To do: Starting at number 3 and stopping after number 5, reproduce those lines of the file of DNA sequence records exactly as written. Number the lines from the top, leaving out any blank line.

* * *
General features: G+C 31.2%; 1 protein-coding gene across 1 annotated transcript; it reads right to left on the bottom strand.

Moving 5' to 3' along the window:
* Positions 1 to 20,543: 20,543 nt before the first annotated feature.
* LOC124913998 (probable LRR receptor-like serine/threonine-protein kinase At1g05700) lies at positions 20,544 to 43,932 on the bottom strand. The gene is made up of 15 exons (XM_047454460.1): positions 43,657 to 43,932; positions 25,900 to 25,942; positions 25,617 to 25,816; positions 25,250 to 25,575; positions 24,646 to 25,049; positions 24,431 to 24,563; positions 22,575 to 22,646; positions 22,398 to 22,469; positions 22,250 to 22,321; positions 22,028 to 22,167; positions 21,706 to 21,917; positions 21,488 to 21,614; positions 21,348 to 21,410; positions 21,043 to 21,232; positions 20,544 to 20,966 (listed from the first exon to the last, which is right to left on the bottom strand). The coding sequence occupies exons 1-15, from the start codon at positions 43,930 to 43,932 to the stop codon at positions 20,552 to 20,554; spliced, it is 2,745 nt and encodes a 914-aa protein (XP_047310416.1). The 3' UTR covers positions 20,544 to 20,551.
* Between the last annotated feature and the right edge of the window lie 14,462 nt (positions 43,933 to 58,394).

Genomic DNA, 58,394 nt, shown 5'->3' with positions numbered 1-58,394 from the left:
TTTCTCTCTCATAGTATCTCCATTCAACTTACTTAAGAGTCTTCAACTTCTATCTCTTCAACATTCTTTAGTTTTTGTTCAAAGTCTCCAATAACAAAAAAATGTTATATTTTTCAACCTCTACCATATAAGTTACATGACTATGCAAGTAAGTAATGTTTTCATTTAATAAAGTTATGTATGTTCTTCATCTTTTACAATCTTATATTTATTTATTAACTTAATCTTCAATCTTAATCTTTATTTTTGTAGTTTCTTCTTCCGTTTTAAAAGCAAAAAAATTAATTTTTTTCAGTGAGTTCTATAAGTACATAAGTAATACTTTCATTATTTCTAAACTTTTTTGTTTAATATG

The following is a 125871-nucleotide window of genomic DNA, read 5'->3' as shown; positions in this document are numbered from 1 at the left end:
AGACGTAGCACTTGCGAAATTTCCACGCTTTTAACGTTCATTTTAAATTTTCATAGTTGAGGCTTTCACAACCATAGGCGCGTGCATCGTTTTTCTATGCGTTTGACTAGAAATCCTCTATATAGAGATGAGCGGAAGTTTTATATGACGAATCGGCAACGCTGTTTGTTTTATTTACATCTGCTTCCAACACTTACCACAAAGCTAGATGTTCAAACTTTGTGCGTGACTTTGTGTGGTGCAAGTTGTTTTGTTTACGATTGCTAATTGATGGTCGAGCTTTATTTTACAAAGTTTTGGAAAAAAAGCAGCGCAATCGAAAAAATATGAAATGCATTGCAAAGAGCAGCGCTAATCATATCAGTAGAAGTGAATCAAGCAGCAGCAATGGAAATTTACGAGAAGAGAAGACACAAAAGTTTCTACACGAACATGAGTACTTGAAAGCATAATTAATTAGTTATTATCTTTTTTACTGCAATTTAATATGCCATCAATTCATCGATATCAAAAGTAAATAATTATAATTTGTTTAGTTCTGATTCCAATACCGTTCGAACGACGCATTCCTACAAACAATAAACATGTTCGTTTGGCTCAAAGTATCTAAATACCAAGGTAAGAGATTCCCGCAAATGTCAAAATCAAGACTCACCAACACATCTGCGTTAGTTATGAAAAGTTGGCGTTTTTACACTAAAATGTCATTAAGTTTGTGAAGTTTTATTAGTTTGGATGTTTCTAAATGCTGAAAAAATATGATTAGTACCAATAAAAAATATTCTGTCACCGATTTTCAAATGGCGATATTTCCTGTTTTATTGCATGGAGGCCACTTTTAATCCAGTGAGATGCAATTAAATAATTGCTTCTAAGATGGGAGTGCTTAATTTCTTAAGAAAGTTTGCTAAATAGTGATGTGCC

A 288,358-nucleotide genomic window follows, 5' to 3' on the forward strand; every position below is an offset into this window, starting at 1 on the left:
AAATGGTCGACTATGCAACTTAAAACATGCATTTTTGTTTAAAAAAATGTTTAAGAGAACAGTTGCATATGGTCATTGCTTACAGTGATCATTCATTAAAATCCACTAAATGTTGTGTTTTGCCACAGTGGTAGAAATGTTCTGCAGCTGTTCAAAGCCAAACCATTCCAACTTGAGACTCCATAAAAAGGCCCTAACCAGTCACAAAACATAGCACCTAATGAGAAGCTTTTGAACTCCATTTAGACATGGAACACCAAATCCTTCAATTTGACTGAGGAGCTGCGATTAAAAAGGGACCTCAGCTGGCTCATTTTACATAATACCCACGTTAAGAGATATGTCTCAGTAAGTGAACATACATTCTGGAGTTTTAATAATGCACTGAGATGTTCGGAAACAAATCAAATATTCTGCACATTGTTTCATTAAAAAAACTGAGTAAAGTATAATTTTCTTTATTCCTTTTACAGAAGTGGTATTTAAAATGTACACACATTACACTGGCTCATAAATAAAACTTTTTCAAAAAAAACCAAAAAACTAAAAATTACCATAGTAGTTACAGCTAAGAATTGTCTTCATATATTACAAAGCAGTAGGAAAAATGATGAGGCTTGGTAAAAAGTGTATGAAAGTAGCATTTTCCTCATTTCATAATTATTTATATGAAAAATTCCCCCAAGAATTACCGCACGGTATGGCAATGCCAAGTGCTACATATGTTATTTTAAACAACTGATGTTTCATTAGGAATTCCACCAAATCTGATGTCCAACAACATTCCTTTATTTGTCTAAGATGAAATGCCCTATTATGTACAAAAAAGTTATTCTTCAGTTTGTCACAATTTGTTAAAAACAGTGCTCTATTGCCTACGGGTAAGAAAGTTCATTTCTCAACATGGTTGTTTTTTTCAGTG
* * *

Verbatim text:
* Positions 1 to 20,543: 20,543 nt before the first annotated feature.
* LOC124913998 (probable LRR receptor-like serine/threonine-protein kinase At1g05700) lies at positions 20,544 to 43,932 on the bottom strand. The gene is made up of 15 exons (XM_047454460.1): positions 43,657 to 43,932; positions 25,900 to 25,942; positions 25,617 to 25,816; positions 25,250 to 25,575; positions 24,646 to 25,049; positions 24,431 to 24,563; positions 22,575 to 22,646; positions 22,398 to 22,469; positions 22,250 to 22,321; positions 22,028 to 22,167; positions 21,706 to 21,917; positions 21,488 to 21,614; positions 21,348 to 21,410; positions 21,043 to 21,232; positions 20,544 to 20,966 (listed from the first exon to the last, which is right to left on the bottom strand). The coding sequence occupies exons 1-15, from the start codon at positions 43,930 to 43,932 to the stop codon at positions 20,552 to 20,554; spliced, it is 2,745 nt and encodes a 914-aa protein (XP_047310416.1). The 3' UTR covers positions 20,544 to 20,551.
* Between the last annotated feature and the right edge of the window lie 14,462 nt (positions 43,933 to 58,394).